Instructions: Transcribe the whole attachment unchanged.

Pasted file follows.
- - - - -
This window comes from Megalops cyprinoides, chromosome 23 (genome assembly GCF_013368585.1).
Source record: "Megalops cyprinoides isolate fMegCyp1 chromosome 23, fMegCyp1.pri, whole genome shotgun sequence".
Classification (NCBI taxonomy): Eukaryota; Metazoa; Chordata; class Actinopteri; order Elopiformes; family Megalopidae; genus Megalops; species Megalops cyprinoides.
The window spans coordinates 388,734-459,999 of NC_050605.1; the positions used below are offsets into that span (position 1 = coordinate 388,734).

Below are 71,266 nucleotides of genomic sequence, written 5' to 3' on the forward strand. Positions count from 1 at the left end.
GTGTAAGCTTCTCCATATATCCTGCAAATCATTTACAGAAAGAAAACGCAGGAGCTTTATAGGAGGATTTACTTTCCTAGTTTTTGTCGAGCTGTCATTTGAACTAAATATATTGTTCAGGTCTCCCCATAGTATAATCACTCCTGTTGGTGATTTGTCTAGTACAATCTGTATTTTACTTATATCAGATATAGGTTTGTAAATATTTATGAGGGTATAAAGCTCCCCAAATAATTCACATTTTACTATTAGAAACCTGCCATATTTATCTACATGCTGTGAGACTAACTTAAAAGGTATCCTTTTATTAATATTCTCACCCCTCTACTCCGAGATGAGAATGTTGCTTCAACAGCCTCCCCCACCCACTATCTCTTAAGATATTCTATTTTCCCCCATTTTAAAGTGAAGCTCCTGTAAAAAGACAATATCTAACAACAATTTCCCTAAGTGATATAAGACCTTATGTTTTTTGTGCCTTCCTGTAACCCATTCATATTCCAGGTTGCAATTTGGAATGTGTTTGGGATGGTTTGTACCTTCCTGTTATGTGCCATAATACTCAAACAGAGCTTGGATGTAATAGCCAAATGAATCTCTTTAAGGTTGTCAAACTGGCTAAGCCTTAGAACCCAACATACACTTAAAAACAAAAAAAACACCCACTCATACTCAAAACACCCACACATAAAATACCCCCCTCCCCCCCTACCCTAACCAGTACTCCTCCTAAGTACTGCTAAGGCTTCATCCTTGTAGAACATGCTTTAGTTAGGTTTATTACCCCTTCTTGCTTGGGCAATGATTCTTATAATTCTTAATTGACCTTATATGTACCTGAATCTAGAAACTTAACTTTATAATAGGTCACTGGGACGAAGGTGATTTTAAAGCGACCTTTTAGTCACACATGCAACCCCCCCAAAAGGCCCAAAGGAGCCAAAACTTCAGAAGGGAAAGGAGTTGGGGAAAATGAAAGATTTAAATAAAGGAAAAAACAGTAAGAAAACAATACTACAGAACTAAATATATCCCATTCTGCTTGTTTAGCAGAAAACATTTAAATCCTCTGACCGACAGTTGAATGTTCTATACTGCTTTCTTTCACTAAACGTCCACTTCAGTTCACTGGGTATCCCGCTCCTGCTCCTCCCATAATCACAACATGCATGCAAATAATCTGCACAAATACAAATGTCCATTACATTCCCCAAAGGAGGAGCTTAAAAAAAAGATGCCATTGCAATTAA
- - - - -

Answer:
This window comes from Megalops cyprinoides, chromosome 23 (genome assembly GCF_013368585.1).
Source record: "Megalops cyprinoides isolate fMegCyp1 chromosome 23, fMegCyp1.pri, whole genome shotgun sequence".
Classification (NCBI taxonomy): Eukaryota; Metazoa; Chordata; class Actinopteri; order Elopiformes; family Megalopidae; genus Megalops; species Megalops cyprinoides.
The window spans coordinates 388,734-459,999 of NC_050605.1; the positions used below are offsets into that span (position 1 = coordinate 388,734).

Below are 71,266 nucleotides of genomic sequence, written 5' to 3' on the forward strand. Positions count from 1 at the left end.
GTGTAAGCTTCTCCATATATCCTGCAAATCATTTACAGAAAGAAAACGCAGGAGCTTTATAGGAGGATTTACTTTCCTAGTTTTTGTCGAGCTGTCATTTGAACTAAATATATTGTTCAGGTCTCCCCATAGTATAATCACTCCTGTTGGTGATTTGTCTAGTACAATCTGTATTTTACTTATATCAGATATAGGTTTGTAAATATTTATGAGGGTATAAAGCTCCCCAAATAATTCACATTTTACTATTAGAAACCTGCCATATTTATCTACATGCTGTGAGACTAACTTAAAAGGTATCCTTTTATTAATATTCTCACCCCTCTACTCCGAGATGAGAATGTTGCTTCAACAGCCTCCCCCACCCACTATCTCTTAAGATATTCTATTTTCCCCCATTTTAAAGTGAAGCTCCTGTAAAAAGACAATATCTAACAACAATTTCCCTAAGTGATATAAGACCTTATGTTTTTTGTGCCTTCCTGTAACCCATTCATATTCCAGGTTGCAATTTGGAATGTGTTTGGGATGGTTTGTACCTTCCTGTTATGTGCCATAATACTCAAACAGAGCTTGGATGTAATAGCCAAATGAATCTCTTTAAGGTTGTCAAACTGGCTAAGCCTTAGAACCCAACATACACTTAAAAACAAAAAAAACACCCACTCATACTCAAAACACCCACACATAAAATACCCCCCTCCCCCCCTACCCTAACCAGTACTCCTCCTAAGTACTGCTAAGGCTTCATCCTTGTAGAACATGCTTTAGTTAGGTTTATTACCCCTTCTTGCTTGGGCAATGATTCTTATAATTCTTAATTGACCTTATATGTACCTGAATCTAGAAACTTAACTTTATAATAGGTCACTGGGACGAAGGTGATTTTAAAGCGACCTTTTAGTCACACATGCAACCCCCCCAAAAGGCCCAAAGGAGCCAAAACTTCAGAAGGGAAAGGAGTTGGGGAAAATGAAAGATTTAAATAAAGGAAAAAACAGTAAGAAAACAATACTACAGAACTAAATATATCCCATTCTGCTTGTTTAGCAGAAAACATTTAAATCCTCTGACCGACAGTTGAATGTTCTATACTGCTTTCTTTCACTAAACGTCCACTTCAGTTCACTGGGTATCCCGCTCCTGCTCCTCCCATAATCACAACATGCATGCAAATAATCTGCACAAATACAAATGTCCATTACATTCCCCAAAGGAGGAGCTTAAAAAAAAGATGCCATTGCAATTAA